Weathering the recession with a college degree can be tough. Weathering it without one is much tougher.
That’s the main finding of a new report based on a study by Georgetown University’s Center on Education and the Workforce. According to a report on the findings, the vast majority of jobs lost during and after the recession were held by workers with no more than a high-school diploma.
On the flip side of the job-loss equation, most gains during the recovery came in the form of jobs filled by workers with at least some postsecondary education. “The gradual shift to more educated workers has been going on for decades,” the report concludes, “but the recession gave it a mighty push.”
In this season of high anxiety about the economy and the costs of attending college, politicians and pundits have questioned whether college, in any form, is worth the money. The new report—which analyzes the effects of recession and recovery by education level, gender, industry, and occupation—offers a forceful answer.
“In jobs at every skill level and in many different occupations, the better-educated applicant has the edge,” the report concludes. “For workers, the findings point the way to acquiring the skills that the market needs and values. For students and their parents who are contemplating whether higher education is a good value, these findings make clear that the answer is a resounding yes.”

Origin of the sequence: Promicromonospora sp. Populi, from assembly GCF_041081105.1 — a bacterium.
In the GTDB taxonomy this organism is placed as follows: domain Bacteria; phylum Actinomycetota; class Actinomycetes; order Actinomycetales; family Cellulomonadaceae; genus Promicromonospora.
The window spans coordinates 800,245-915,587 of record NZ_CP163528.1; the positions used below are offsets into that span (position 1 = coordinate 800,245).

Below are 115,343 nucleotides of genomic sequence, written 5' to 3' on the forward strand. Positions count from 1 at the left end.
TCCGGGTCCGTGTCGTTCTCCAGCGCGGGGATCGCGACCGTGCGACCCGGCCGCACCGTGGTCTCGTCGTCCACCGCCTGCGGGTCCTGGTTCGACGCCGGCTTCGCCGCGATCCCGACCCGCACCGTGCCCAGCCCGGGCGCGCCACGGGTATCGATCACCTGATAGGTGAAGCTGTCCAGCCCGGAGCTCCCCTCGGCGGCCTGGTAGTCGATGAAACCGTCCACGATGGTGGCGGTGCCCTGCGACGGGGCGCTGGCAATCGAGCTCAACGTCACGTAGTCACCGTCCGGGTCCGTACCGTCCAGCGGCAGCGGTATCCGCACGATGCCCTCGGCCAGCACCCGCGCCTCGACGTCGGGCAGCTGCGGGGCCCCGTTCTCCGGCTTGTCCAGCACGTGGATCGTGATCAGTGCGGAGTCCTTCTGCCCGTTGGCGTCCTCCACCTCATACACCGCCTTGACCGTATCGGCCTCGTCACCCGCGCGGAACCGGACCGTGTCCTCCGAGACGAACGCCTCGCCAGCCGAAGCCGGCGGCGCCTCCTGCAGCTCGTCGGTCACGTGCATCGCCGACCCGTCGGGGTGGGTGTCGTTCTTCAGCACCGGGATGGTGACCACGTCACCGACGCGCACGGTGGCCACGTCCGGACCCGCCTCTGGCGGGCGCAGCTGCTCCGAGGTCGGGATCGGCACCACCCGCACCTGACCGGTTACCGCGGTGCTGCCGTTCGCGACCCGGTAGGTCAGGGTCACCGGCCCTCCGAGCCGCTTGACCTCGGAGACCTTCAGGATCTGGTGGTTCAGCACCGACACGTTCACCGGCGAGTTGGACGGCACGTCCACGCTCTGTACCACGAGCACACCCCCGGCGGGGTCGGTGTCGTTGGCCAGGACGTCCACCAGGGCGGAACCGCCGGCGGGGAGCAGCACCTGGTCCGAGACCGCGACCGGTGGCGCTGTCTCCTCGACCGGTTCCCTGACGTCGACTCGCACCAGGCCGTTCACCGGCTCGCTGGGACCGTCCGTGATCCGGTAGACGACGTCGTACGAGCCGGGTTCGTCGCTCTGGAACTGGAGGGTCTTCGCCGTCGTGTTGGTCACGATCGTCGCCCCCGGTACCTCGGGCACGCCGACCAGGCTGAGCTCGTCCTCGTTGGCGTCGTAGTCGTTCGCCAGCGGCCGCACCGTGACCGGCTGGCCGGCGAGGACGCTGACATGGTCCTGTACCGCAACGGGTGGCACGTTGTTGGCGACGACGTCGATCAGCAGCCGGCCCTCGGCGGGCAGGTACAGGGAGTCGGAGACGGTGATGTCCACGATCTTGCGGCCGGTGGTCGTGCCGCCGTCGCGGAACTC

The mighty push of the recession also has implications for the gender disparity in higher education. Although women still outnumber men among students enrolled in four-year colleges and graduate programs, the rate of men enrolling in college increased significantly during and after the recession, according to the report. “Though the differences between enrollment growth rates for men and women are marginal, the changes are taking place in the right direction,” it said. “As a result, instead of a widening gap of college enrollment between men and women, enrollment levels of men and women are expected to parallel each other into the future.”
The report provides data on post-recession job gains by men. Among the findings: four out of five men who gained jobs had at least some postsecondary education; more men are participating in industries long dominated by women; and men are showing greater interest in academic fields, such as nursing and biological and life sciences, long dominated by women.
Read the full report, “The College Advantage: Weathering the Economic Storm,” here.